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U.S. trade gap in 1995 widened to 7-year high Deficit hits $111 billion as imports overtake strong gain in exports; Report underlines worries; Record imbalance set with Mexico, but gap narrowed with Japan; Commerce


WASHINGTON -- The U.S. trade deficit ballooned to $111.04 billion in 1995, the worst performance in seven years, the Commerce Department reported yesterday, underscoring job anxieties that are resounding from the factory floor to the presidential campaign trail.

Despite a marked, overall improvement late in the year -- highlighted by long-awaited trade gains with Japan and a general pattern of export growth -- the U.S. trade balance deteriorated with China, Mexico and other nations.

The trade gap for goods alone hit an all-time high.

Administration critics immediately accused the White House of pushing trade accords, such as the North American Free Trade Agreement, that have cost thousands of jobs. And analysts debated whether the deficit would shrink much this year, given economic problems affecting key U.S. customers in Western Europe, Japan and Mexico.

The trade gap may "have bottomed out," said Jeffrey J. Schott, a research fellow at the Institute for International Economics in Washington, "but I wouldn't be very bullish about dramatic change for U.S. trade prospects in 1996."

The new government report showed that:

* The annual deficit obscured an underlying trend of improvement that became obvious around August.

* Substantial gains in U.S. exports reflect favorably on U.S. competitiveness, economists agree, but they were not sufficient to offset the nation's vast appetite for imports and the unusually large trade gap.

* The United States last year bought far more goods from its North American neighbors than it sold to them, although the effect that NAFTA has had on U.S. jobs remains a source of argument.

"Exports are rising but manufacturing jobs aren't," said Thea Lee, an economist and trade specialist at the Economic Policy Institute, a liberal think-tank in Washington. "You have to say that some jobs are being displaced by imports."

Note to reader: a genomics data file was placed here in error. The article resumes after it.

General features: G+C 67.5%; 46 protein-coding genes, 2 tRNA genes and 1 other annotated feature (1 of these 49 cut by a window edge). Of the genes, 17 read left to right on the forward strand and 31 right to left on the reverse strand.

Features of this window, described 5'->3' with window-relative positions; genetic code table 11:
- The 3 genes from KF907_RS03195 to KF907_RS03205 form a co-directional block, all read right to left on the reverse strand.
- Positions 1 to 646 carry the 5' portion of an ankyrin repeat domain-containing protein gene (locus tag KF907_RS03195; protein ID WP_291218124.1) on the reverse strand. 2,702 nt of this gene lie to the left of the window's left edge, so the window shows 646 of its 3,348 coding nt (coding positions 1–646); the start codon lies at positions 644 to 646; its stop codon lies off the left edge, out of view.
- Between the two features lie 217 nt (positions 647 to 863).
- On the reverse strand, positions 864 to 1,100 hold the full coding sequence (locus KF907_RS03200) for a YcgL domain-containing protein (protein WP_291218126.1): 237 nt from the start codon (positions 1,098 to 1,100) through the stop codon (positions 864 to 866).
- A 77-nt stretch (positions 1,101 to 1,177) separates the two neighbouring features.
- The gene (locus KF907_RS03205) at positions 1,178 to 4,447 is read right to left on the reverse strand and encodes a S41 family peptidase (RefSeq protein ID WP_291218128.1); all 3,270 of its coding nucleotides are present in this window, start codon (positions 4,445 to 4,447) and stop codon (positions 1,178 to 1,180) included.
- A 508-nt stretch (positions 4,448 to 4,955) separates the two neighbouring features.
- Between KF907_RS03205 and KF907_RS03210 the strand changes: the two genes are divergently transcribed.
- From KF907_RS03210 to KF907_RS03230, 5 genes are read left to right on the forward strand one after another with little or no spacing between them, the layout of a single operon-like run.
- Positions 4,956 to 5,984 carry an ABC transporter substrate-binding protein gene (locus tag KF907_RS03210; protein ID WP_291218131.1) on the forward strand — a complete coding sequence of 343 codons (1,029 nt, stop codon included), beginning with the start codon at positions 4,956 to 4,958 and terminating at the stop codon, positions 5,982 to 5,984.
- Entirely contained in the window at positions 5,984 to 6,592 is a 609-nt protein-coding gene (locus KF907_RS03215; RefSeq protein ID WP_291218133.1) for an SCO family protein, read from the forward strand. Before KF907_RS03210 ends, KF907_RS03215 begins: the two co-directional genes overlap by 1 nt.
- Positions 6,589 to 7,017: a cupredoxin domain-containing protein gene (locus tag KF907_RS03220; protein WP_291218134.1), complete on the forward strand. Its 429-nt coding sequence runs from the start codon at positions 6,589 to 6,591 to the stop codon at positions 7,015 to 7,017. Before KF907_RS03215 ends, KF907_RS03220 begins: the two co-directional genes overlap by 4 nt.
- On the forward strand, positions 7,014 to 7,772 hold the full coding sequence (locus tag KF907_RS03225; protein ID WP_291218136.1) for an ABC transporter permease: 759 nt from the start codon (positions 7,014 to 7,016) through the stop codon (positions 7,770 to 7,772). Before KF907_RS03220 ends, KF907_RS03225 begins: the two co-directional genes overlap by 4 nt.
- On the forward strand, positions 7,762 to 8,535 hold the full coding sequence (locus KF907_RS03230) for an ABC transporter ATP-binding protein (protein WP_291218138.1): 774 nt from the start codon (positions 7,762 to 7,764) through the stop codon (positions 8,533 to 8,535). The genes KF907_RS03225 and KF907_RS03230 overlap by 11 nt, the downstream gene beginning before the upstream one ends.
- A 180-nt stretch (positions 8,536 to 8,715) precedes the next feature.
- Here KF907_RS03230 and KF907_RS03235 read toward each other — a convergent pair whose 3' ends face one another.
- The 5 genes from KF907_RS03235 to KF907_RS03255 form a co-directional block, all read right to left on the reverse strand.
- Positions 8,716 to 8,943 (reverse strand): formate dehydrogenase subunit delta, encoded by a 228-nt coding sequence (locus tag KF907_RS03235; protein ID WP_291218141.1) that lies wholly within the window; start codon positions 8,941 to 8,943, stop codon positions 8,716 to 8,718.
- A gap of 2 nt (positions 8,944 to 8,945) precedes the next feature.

Progress in narrowing the trade gap seemed to stall in December, as the deficit widened a bit to $6.78 billion, slightly up from November. The 1995 deficit, which was 4.5 percent larger than the prior year's, would have been substantially worse except for a trade surplus in services, such as tourism, transportation, royalties and license fees.

Administration officials said yesterday that export gains of 14.4 percent for the year provided a much-needed boost to economic growth and would help narrow the trade gap in 1996.

The December monthly deficit of $6.78 billion, although up slightly from November, reflected a pronounced trend downward from earlier in the year, when the monthly deficit figures were exceeding $11 billion.

The report showed that the U.S. trade deficit with Japan shrunk for the first time in four years, narrowing by 9.7 percent to $59.28 billion.

The pattern remained apparent in December, with the monthly deficit sinking to $3.47 billion from $4.13 billion the month before.

But Mexico and China were minuses in the trade picture. The U.S. trade surplus with Mexico in 1994 turned into a 1995 deficit of $15.4 billion, reflecting Mexico's severe downturn, after its monetary crisis in late 1994.

At the same time, the U.S. trade gap with China also set a record, widening dramatically -- up 14.6 percent to $33.81 billion.

U.S. officials say that the trade picture with China is not what it appears to be because of trade disputes over the piracy of U.S. movies and computer programs. The United States has raised the possibility of imposing trade sanctions on Chinese goods unless the situation is resolved.

The trade gap also widened with Canada to $18.2 billion, the biggest deficit there since 1986.

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